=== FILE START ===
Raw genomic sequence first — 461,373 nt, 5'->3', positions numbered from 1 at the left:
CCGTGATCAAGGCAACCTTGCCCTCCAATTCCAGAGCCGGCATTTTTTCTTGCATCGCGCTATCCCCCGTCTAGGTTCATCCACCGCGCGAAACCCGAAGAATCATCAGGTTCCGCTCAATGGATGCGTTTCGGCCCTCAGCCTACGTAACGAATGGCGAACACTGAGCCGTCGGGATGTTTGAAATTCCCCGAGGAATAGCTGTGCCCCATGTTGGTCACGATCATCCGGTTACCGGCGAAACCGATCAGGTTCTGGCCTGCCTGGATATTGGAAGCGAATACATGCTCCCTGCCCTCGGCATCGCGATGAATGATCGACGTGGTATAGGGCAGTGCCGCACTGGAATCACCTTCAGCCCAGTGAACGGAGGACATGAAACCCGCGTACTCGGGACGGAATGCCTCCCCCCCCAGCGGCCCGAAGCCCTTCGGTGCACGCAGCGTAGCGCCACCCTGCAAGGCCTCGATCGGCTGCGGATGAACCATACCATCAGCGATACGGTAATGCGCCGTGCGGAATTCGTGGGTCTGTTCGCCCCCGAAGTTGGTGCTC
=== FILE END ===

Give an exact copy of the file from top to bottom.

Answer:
Raw genomic sequence first — 461,373 nt, 5'->3', positions numbered from 1 at the left:
CCGTGATCAAGGCAACCTTGCCCTCCAATTCCAGAGCCGGCATTTTTTCTTGCATCGCGCTATCCCCCGTCTAGGTTCATCCACCGCGCGAAACCCGAAGAATCATCAGGTTCCGCTCAATGGATGCGTTTCGGCCCTCAGCCTACGTAACGAATGGCGAACACTGAGCCGTCGGGATGTTTGAAATTCCCCGAGGAATAGCTGTGCCCCATGTTGGTCACGATCATCCGGTTACCGGCGAAACCGATCAGGTTCTGGCCTGCCTGGATATTGGAAGCGAATACATGCTCCCTGCCCTCGGCATCGCGATGAATGATCGACGTGGTATAGGGCAGTGCCGCACTGGAATCACCTTCAGCCCAGTGAACGGAGGACATGAAACCCGCGTACTCGGGACGGAATGCCTCCCCCCCCAGCGGCCCGAAGCCCTTCGGTGCACGCAGCGTAGCGCCACCCTGCAAGGCCTCGATCGGCTGCGGATGAACCATACCATCAGCGATACGGTAATGCGCCGTGCGGAATTCGTGGGTCTGTTCGCCCCCGAAGTTGGTGCTC